do some maintenance tasks, for example starting a database in a special
mode?
I don't understand what you are asking.

What would you like to happen? if you start a process from such a
pseudo session, what unit would you want it to be assigned to?

Lennart
--
Lennart Poettering, Red Hat
Thomas Blume
2018-10-03 09:29:02 UTC
Permalink
Post by Lennart Poettering
Post by Thomas Blume
Post by Lennart Poettering
Not sure I follow. System users should have a UID below 1000 (or
whatever your OS defines as boundary between system and regular
users).
Sure, but even UID 0 would be still amongst the user.slice and get the
user restrictions, right?
well, yes.
I mean not sure what you are asking for. *every* userspace process in
systemd needs to be managed under a unit. The cgroup tree is
universal, you cannot have processes outside of it, thus you have to
pick a unit.
Hence, yes, if you start some code as part of a user session it's part
of the user session units. If you start some code as a system service
then it is part of the service unit. What else would you expect? It
needs to be part of something.
AFAICS only the root slice is universal and contains the user and system
slice.
For the purpose of SAP, it would be good to have a separate custom slice
where the special resource demands of SAP can be addressed.
Also, when starting SAP in the user slice the SAP processes get killed
at shutdown as soon as the user sessions get stopped.
But thats too early for a system-like process like SAP.
When starting SAP in the system slice this issue doesn't happen, but
there seems to be no possibility to do management tasks for SAP with the
same environment and resource limits like when it was started.
Post by Lennart Poettering
Post by Thomas Blume
Post by Lennart Poettering
Moreover system services should really be started as system
servers, and not from login sessions...
SAP is not a normal non-interactive daemon.
There are some management tasks that need to be executed via the
dedicated SAP user that Andrej described.
And it should be possible to manage SAP via this SAP user with
dedicated SAP resource limits and not with the normal user resource
limits.
But that isn't possible if the SAP user gets ordered below the user
slice like normal users.
Post by Lennart Poettering
Post by Thomas Blume
Yes, normally they should be started that way, but what if you need to
do some maintenance tasks, for example starting a database in a special
mode?
I don't understand what you are asking.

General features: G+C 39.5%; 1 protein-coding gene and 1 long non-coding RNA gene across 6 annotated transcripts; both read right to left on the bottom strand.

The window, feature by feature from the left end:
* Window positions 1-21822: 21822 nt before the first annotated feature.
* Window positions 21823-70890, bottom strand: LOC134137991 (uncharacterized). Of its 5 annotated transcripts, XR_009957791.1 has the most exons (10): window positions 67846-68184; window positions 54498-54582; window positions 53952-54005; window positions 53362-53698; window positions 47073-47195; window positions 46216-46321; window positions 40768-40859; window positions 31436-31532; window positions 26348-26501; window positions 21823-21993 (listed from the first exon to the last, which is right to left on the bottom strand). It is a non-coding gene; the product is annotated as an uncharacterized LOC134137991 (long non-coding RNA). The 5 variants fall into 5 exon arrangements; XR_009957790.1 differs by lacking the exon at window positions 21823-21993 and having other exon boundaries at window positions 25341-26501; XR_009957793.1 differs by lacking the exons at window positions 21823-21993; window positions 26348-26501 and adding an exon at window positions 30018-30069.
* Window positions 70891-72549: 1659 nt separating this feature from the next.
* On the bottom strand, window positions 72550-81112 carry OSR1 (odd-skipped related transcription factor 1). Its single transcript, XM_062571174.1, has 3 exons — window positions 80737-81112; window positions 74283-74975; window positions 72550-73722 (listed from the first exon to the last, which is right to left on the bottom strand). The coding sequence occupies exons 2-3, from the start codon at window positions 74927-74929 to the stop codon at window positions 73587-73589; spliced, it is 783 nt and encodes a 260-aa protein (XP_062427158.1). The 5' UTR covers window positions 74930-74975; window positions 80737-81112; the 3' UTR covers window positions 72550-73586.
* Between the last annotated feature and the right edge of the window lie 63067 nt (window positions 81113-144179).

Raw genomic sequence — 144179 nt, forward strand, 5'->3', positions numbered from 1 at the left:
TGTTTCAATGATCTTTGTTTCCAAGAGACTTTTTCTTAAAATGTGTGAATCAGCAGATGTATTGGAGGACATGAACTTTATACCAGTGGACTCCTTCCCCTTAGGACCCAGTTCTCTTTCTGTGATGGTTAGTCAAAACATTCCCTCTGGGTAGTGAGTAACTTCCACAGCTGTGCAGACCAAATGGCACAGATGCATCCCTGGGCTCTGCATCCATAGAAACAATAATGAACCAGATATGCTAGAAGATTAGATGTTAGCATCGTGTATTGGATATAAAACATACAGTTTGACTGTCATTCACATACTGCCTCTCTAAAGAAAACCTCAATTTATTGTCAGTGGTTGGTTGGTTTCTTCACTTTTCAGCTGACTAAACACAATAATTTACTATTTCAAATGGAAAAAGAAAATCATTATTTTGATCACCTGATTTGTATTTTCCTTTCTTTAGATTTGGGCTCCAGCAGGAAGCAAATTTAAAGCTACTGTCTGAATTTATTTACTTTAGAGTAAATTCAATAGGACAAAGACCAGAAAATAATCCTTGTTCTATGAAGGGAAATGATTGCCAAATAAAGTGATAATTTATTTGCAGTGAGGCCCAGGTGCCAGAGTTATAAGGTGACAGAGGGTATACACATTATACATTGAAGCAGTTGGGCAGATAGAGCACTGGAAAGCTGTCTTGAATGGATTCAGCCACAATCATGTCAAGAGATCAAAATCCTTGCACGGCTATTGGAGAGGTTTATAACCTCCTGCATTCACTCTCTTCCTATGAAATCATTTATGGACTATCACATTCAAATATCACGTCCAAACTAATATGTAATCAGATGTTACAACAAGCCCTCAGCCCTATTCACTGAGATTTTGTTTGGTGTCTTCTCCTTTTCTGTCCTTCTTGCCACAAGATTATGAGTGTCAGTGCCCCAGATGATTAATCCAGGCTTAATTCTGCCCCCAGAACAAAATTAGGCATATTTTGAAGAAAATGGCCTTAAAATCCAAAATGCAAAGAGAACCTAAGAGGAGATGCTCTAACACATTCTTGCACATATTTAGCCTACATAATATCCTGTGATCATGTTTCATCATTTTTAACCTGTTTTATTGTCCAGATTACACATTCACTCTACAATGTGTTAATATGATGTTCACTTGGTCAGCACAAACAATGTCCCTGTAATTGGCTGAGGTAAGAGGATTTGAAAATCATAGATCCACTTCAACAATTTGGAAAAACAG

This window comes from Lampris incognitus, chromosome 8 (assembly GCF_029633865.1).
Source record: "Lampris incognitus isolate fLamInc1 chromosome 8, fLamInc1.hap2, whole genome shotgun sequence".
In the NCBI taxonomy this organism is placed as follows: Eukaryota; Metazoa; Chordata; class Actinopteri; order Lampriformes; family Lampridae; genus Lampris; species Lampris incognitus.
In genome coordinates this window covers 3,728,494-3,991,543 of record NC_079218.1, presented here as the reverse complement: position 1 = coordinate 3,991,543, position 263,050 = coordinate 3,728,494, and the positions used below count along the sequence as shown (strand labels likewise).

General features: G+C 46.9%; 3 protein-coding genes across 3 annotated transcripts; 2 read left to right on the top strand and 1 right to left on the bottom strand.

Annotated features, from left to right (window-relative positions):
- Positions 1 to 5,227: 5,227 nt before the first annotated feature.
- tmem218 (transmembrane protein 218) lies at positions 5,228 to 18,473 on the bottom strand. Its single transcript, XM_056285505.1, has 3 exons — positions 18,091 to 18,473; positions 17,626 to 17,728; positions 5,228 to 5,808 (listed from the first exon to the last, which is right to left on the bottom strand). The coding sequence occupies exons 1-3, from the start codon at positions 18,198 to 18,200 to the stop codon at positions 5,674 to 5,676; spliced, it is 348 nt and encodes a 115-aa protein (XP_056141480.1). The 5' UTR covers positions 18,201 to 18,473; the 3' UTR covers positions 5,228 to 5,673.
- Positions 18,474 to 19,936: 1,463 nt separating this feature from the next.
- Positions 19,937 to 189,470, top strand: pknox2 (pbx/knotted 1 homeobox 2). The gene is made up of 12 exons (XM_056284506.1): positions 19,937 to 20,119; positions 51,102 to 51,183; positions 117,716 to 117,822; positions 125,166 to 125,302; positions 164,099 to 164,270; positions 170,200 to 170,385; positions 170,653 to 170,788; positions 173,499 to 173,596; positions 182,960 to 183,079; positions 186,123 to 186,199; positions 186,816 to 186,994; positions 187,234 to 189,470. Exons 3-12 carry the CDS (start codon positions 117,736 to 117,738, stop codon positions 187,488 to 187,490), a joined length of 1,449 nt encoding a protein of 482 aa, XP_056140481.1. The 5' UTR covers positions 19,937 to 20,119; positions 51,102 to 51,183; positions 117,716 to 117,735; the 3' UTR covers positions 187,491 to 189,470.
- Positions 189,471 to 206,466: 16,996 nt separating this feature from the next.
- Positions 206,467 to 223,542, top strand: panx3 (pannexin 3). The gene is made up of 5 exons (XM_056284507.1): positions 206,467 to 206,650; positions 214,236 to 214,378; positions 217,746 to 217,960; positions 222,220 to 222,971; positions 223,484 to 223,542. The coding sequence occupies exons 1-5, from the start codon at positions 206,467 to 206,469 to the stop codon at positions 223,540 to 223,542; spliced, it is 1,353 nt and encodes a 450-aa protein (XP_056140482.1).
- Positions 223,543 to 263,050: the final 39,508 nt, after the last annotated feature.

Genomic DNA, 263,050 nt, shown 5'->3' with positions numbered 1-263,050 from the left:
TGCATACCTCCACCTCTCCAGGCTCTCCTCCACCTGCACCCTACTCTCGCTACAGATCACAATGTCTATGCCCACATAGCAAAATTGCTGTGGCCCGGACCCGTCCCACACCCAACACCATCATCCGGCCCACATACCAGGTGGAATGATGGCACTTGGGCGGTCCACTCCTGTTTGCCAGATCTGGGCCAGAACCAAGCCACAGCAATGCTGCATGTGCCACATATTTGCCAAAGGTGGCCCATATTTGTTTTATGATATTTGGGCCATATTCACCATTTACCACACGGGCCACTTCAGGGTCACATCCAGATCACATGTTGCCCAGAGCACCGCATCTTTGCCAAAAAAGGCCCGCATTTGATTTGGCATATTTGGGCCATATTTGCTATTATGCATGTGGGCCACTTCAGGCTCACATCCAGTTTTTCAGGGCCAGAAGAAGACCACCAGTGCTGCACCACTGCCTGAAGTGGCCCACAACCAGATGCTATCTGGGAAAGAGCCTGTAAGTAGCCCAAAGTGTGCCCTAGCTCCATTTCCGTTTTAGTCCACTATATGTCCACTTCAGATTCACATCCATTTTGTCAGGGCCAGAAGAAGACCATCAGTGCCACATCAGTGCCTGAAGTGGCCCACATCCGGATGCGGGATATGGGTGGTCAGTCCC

What would you like to happen? if you start a process from such a
pseudo session, what unit would you want it to be assigned to?
A dedicated SAP unit under a dedicated SAP slice would be the best.
This unit should contain the User= parameter and take care of the
start of SAP at system boot.
Is it possible that, when loggin in as the same user as specified in the
User= parameter, the user gets assigned to the dedicated SAP unit?

I understand that this request is an unusal demand for systemd, but if
the system is supposed to be a proper platform for SAP that needs to be
addressed somehow.
If thats not possible, is there a way to take a user completely out of
systemd management?


Thanks and regards
Thomas
Lennart Poettering
2018-10-05 18:19:43 UTC
Permalink
Post by Thomas Blume
Post by Lennart Poettering
I mean not sure what you are asking for. *every* userspace process in
systemd needs to be managed under a unit. The cgroup tree is
universal, you cannot have processes outside of it, thus you have to
pick a unit.
Hence, yes, if you start some code as part of a user session it's part
of the user session units. If you start some code as a system service
then it is part of the service unit. What else would you expect? It
needs to be part of something.
AFAICS only the root slice is universal and contains the user and system
slice.
For the purpose of SAP, it would be good to have a separate custom slice
where the special resource demands of SAP can be addressed.
Well, you do get a custom slice, it's called "user-XYZ.slice", just
for sessions of that user, where XYZ is the UID of your user that you
run SAP as.

But no, systemd knows no concept of "interactive logins that are